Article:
Our dog, Tenor, has such a thick and luscious coat of fur. (He’s part Black Lab, part Great Pyrenees, but he mostly just looks like your average Labrador Retriever.)
His skin and coat weren’t always in such great shape, though. In fact, a few months ago he had dry, flaky, itchy skin so bad that we thought he had an incurable skin disease!
Here’s what the vet recommended. And it worked like a charm!
One Option: Antibiotics
The first time we noticed the dog’s dry skin, we probably waited a bit too long to take him to the vet.
Against our better judgment, we tried an over-the-counter remedy first. It was a spray-on leave-in conditioner specifically made for a dog’s dry skin. After a few days of that and no change, we ended up taking him to the vet for something better. (The dog smelled wonderful, but you could still see lots of small white flakes on his pitch-black coat of thick fur.)
In fact, by the time we took him to the vet, his skin problem had turned kind of scabby and itchy. NOT a good sign.
At this point, it was most important that we clear up the itchy and scabby spots on his skin, so he recommended a 10-day dose of antibiotics (Cephalexin). That worked like a charm. Within 2 days, the flaky skin was pretty much gone.
But the vet had warned us… if Tenor’s dry skin was in fact due to allergies, then it would likely return. The trick then would be to selectively test a variety of foods, products, environments to determine what exactly he was allergic to. (That didn’t sound like fun!!!)
Here’s how to conduct a cheap food trial for dog allergies.
Another Option: Olive Oil
A month or so later, Tenor’s dry skin had reappeared. It wasn’t as bad as the first time — just random flakes here and there.
The vet said before we go through all the tests for allergies, let’s try a simple home remedy first: Olive Oil.
He said to pour a tablespoon or so of Olive Oil right on his food 2 to 3 times each week, and see how that worked. We did it, and boy, did his coat get thick and shiny and flake-free in no time!
I can’t recommend this stuff enough! Tenor loves it, too. It reminds me of the days when we used to add doggie gravy to his dry dog food. It was always a special treat. Now, the Olive Oil is his special treat at feeding time.
I’d have to say the best home remedy for a dog’s dry, itchy flaky skin is plain and simple Olive Oil.
UPDATE: It’s been 6 years now, and we’re still adding the Olive Oil to my dog’s food. The only change: we’re adding it to his food every single day now. I keep a squeezable condiment bottle filled with Olive Oil near his dog food bowl. I squirt enough Olive Oil to lightly coat the top of his food each time we fill up the bowl. We’ve been doing it this way for the past 2 years. No complaints. And no more dry skin! His coat is also much thicker and shinier since we’ve started adding the Olive Oil to his food.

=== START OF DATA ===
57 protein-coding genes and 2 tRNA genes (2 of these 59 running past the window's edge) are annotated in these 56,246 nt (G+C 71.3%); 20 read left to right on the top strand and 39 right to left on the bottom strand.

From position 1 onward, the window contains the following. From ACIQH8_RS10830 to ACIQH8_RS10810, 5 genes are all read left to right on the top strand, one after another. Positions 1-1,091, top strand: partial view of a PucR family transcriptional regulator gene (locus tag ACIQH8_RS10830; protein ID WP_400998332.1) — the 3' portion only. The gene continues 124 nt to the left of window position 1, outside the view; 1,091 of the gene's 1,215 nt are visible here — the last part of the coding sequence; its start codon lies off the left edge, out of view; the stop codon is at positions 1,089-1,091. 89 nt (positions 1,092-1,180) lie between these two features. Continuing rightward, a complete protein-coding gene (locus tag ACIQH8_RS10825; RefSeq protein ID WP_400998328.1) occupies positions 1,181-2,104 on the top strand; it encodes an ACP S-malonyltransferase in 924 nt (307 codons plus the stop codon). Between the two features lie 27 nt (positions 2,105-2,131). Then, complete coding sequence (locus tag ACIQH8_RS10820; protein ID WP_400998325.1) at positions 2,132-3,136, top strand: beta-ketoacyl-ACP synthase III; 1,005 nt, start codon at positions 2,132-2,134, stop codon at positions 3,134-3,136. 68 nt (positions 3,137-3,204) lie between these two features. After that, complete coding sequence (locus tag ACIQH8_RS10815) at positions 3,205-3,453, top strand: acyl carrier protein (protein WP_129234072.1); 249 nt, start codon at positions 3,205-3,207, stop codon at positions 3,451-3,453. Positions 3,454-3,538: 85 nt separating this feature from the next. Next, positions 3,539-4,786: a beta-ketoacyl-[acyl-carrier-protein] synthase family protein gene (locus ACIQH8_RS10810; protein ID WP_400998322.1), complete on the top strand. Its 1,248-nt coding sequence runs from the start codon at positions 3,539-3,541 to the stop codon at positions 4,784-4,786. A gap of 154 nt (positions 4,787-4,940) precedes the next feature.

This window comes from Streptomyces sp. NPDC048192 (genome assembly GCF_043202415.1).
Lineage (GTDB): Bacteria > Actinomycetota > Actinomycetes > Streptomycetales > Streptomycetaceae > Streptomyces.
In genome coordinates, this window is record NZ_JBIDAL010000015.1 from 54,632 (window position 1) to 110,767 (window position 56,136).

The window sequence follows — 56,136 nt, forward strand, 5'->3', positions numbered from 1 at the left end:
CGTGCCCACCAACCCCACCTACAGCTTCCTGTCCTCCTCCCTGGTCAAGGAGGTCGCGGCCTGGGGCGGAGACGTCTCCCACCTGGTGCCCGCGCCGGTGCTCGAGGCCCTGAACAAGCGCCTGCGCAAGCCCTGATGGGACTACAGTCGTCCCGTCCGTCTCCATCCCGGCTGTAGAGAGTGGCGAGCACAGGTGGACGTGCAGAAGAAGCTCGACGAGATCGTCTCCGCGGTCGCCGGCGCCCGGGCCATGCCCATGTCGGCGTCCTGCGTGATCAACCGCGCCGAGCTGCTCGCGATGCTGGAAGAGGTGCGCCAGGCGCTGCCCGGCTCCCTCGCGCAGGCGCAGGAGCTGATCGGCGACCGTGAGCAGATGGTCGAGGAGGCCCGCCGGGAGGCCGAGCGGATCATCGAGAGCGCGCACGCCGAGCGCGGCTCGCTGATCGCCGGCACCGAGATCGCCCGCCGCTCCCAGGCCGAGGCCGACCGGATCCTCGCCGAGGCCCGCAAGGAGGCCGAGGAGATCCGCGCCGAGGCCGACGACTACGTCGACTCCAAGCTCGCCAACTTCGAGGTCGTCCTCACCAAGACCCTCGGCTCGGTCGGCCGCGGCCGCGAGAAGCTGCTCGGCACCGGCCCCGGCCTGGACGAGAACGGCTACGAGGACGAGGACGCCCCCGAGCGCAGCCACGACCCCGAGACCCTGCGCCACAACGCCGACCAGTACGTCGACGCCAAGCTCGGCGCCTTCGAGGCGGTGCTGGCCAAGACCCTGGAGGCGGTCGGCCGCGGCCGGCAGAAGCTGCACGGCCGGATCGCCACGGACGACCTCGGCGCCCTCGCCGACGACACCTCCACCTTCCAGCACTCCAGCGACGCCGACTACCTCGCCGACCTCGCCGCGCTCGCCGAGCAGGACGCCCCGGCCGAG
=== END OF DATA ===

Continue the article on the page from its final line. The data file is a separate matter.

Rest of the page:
Why Dogs Get Dry Itchy Skin
The vet said most likely our dog’s dry skin is simply due to dry air inside the house — especially since we have gas heat.
He said dogs that spend a lot of time indoors during the winter months tend to get mild skin conditions like this. It’s (usually) no big deal. And Olive Oil will typically remedy the situation throughout the entire winter season.
A good old-fashioned air humidifier would also help to remedy dry skin — for both you and your dog!
IMPORTANT: If your dog has dry flaky skin — and it persists — then then be sure to discuss it with your own veterinarian. Olive Oil won’t cure everything!
To Give You An Idea Just How Well The Olive Oil Works…
We left Tenor at a dog boarding kennel last weekend, while we went out of town for a wedding. And naturally, they didn’t add anything to his dog food during his 3-day stay there. (I suppose if I’d asked them to, they would have.)
When we picked him up at the kennel, the first thing we noticed was how dry and flaky his skin was.
So now he’s back on the Olive Oil, and he’s loving it. And his coat looks great again. It works really quickly!
Here are 5 natural home remedies for dog dry skin.
Just For Laughs
Yeah well, his skin and coat may be great, but he needs a little help controlling his drool sometimes. Ah but that’s a whole ‘nother issue…